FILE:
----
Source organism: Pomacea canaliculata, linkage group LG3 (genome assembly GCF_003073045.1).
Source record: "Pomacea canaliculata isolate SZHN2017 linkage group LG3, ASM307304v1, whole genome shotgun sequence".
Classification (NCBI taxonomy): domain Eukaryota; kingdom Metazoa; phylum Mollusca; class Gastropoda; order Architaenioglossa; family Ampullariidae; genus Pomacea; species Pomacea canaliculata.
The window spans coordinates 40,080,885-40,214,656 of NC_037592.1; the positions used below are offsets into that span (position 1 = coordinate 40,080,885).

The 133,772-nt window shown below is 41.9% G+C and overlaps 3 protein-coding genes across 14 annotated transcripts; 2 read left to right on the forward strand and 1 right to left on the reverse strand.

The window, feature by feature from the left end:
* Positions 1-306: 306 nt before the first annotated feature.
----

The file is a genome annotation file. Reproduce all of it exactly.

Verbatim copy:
Source organism: Pomacea canaliculata, linkage group LG3 (genome assembly GCF_003073045.1).
Source record: "Pomacea canaliculata isolate SZHN2017 linkage group LG3, ASM307304v1, whole genome shotgun sequence".
Classification (NCBI taxonomy): domain Eukaryota; kingdom Metazoa; phylum Mollusca; class Gastropoda; order Architaenioglossa; family Ampullariidae; genus Pomacea; species Pomacea canaliculata.
The window spans coordinates 40,080,885-40,214,656 of NC_037592.1; the positions used below are offsets into that span (position 1 = coordinate 40,080,885).

The 133,772-nt window shown below is 41.9% G+C and overlaps 3 protein-coding genes across 14 annotated transcripts; 2 read left to right on the forward strand and 1 right to left on the reverse strand.

The window, feature by feature from the left end:
* Positions 1-306: 306 nt before the first annotated feature.